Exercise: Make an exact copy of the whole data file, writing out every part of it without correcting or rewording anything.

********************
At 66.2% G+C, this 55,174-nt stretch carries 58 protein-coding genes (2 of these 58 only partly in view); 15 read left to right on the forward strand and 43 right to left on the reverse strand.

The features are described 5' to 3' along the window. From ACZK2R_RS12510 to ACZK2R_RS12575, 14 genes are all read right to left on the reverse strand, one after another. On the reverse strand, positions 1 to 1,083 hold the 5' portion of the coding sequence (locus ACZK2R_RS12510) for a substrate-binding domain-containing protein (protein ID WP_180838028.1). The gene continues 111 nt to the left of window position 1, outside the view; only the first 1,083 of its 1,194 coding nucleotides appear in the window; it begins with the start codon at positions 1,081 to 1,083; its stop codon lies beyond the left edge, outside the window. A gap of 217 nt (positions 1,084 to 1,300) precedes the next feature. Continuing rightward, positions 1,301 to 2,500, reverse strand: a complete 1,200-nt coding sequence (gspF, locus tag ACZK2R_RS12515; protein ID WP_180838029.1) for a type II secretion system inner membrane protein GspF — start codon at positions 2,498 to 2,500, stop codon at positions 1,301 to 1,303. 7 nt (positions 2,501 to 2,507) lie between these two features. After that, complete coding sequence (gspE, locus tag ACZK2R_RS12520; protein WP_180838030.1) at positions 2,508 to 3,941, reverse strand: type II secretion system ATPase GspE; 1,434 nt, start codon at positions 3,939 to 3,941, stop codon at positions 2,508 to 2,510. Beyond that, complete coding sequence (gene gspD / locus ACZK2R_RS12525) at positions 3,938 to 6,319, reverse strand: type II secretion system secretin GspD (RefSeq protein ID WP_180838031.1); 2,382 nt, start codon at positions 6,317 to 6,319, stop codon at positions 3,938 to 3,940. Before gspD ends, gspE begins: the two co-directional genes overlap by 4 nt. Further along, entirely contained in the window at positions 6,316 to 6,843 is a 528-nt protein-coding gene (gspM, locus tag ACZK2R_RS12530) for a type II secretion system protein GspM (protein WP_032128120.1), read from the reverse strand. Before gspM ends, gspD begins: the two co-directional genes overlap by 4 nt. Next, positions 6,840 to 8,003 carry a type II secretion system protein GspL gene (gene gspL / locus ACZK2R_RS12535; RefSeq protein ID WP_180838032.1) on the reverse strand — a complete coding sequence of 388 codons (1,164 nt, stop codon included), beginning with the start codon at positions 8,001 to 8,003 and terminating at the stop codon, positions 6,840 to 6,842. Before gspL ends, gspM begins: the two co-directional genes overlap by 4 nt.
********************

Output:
At 66.2% G+C, this 55,174-nt stretch carries 58 protein-coding genes (2 of these 58 only partly in view); 15 read left to right on the forward strand and 43 right to left on the reverse strand.

The features are described 5' to 3' along the window. From ACZK2R_RS12510 to ACZK2R_RS12575, 14 genes are all read right to left on the reverse strand, one after another. On the reverse strand, positions 1 to 1,083 hold the 5' portion of the coding sequence (locus ACZK2R_RS12510) for a substrate-binding domain-containing protein (protein ID WP_180838028.1). The gene continues 111 nt to the left of window position 1, outside the view; only the first 1,083 of its 1,194 coding nucleotides appear in the window; it begins with the start codon at positions 1,081 to 1,083; its stop codon lies beyond the left edge, outside the window. A gap of 217 nt (positions 1,084 to 1,300) precedes the next feature. Continuing rightward, positions 1,301 to 2,500, reverse strand: a complete 1,200-nt coding sequence (gspF, locus tag ACZK2R_RS12515; protein ID WP_180838029.1) for a type II secretion system inner membrane protein GspF — start codon at positions 2,498 to 2,500, stop codon at positions 1,301 to 1,303. 7 nt (positions 2,501 to 2,507) lie between these two features. After that, complete coding sequence (gspE, locus tag ACZK2R_RS12520; protein WP_180838030.1) at positions 2,508 to 3,941, reverse strand: type II secretion system ATPase GspE; 1,434 nt, start codon at positions 3,939 to 3,941, stop codon at positions 2,508 to 2,510. Beyond that, complete coding sequence (gene gspD / locus ACZK2R_RS12525) at positions 3,938 to 6,319, reverse strand: type II secretion system secretin GspD (RefSeq protein ID WP_180838031.1); 2,382 nt, start codon at positions 6,317 to 6,319, stop codon at positions 3,938 to 3,940. Before gspD ends, gspE begins: the two co-directional genes overlap by 4 nt. Further along, entirely contained in the window at positions 6,316 to 6,843 is a 528-nt protein-coding gene (gspM, locus tag ACZK2R_RS12530) for a type II secretion system protein GspM (protein WP_032128120.1), read from the reverse strand. Before gspM ends, gspD begins: the two co-directional genes overlap by 4 nt. Next, positions 6,840 to 8,003 carry a type II secretion system protein GspL gene (gene gspL / locus ACZK2R_RS12535; RefSeq protein ID WP_180838032.1) on the reverse strand — a complete coding sequence of 388 codons (1,164 nt, stop codon included), beginning with the start codon at positions 8,001 to 8,003 and terminating at the stop codon, positions 6,840 to 6,842. Before gspL ends, gspM begins: the two co-directional genes overlap by 4 nt.